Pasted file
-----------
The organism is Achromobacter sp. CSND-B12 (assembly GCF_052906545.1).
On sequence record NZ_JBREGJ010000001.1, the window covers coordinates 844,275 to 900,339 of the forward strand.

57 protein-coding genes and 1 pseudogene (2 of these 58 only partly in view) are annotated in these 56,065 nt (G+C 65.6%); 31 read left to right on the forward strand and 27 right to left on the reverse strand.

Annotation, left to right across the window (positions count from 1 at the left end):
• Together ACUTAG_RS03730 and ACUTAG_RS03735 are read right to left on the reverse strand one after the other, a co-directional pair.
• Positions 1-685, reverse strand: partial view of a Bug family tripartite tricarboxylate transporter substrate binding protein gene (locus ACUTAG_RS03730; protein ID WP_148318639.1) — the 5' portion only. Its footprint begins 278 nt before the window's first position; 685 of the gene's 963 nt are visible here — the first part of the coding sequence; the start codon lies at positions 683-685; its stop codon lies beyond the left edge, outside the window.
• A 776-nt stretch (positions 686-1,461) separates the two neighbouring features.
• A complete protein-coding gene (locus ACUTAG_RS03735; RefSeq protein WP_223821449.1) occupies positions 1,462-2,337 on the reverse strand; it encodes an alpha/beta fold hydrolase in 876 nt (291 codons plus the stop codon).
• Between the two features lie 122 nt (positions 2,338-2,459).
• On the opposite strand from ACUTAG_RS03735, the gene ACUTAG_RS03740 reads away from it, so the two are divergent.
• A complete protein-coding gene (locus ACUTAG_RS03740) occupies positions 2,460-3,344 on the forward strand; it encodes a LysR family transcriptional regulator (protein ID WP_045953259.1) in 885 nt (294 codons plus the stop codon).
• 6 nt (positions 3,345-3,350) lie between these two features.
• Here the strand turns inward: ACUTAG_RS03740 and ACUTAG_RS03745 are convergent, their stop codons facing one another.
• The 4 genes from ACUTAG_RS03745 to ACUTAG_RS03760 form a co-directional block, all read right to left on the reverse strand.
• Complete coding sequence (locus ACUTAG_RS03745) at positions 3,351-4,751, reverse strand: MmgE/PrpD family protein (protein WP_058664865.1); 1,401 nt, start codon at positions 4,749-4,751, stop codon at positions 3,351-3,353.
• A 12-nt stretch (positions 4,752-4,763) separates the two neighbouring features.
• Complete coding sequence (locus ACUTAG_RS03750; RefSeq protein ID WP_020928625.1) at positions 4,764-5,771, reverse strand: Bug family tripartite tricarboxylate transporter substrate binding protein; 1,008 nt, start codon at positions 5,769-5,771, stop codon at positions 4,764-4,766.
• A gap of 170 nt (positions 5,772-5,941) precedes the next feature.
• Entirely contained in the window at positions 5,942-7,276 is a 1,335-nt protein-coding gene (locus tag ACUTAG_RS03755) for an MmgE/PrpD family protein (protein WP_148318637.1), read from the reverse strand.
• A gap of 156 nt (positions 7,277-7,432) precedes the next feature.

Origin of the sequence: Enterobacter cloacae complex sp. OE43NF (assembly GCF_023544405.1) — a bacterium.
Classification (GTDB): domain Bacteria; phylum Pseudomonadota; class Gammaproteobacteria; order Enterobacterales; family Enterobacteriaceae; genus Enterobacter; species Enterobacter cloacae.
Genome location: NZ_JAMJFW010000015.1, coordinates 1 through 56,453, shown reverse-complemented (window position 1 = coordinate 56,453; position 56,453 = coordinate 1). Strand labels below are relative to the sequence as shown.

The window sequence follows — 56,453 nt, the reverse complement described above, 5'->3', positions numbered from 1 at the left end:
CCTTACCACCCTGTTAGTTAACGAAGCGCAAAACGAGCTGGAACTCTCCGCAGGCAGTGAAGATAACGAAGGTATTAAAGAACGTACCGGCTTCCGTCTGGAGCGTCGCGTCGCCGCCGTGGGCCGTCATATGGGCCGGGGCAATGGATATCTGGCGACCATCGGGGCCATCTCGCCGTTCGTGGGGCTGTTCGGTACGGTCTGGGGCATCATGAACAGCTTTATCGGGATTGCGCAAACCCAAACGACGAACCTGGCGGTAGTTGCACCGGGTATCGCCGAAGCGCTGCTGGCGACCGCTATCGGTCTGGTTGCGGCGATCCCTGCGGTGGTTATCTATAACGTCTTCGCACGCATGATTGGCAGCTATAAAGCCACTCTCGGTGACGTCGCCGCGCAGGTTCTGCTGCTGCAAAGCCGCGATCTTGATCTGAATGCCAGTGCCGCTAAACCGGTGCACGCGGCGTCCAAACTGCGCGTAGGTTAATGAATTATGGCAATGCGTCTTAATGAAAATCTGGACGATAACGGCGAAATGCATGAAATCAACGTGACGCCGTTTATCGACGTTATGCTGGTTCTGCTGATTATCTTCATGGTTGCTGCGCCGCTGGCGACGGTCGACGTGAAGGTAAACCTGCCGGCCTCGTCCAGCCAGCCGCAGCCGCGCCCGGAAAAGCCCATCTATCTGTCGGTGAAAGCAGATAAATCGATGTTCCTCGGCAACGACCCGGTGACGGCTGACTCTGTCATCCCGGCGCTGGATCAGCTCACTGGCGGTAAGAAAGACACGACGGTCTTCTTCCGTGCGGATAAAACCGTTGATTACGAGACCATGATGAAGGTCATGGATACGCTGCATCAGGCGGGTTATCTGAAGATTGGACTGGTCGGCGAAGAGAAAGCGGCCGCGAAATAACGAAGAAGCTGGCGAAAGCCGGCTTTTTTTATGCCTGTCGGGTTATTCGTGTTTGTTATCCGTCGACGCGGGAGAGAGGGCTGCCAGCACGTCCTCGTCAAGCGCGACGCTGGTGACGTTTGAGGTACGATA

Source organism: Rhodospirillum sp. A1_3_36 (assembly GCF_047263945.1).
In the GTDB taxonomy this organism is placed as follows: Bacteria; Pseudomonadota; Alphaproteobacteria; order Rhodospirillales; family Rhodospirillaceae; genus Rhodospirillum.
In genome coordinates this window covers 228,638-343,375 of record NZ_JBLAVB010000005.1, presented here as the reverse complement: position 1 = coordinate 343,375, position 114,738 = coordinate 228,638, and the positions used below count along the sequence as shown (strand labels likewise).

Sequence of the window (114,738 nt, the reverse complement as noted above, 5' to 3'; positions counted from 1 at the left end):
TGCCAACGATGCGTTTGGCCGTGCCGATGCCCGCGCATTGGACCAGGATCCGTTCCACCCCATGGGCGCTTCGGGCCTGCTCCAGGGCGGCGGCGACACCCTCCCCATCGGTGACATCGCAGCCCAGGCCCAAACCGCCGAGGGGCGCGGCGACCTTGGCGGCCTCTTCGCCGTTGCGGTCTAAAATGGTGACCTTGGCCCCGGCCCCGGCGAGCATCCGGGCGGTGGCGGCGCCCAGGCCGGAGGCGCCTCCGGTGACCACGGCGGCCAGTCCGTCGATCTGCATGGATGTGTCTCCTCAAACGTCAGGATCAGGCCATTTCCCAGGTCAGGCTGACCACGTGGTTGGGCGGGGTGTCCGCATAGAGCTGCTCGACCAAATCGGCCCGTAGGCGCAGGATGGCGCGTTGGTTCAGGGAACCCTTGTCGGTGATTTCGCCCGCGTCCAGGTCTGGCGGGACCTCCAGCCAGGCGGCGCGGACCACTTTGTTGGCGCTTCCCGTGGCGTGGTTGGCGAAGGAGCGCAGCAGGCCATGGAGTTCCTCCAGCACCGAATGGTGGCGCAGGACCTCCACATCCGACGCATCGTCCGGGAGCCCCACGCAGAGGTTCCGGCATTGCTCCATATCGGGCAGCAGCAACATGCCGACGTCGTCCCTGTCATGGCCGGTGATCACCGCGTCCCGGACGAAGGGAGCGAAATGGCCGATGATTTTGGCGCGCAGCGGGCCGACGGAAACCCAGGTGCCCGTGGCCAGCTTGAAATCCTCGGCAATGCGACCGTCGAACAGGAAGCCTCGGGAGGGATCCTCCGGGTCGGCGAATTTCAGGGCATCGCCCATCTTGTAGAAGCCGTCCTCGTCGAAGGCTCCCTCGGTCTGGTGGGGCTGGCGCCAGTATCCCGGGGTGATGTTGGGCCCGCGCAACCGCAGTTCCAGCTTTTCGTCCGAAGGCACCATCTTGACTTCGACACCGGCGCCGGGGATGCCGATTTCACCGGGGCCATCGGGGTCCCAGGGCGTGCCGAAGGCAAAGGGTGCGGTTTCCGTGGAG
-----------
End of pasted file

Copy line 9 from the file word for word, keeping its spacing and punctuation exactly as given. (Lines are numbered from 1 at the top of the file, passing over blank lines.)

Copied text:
• Between the two features lie 122 nt (positions 2,338-2,459).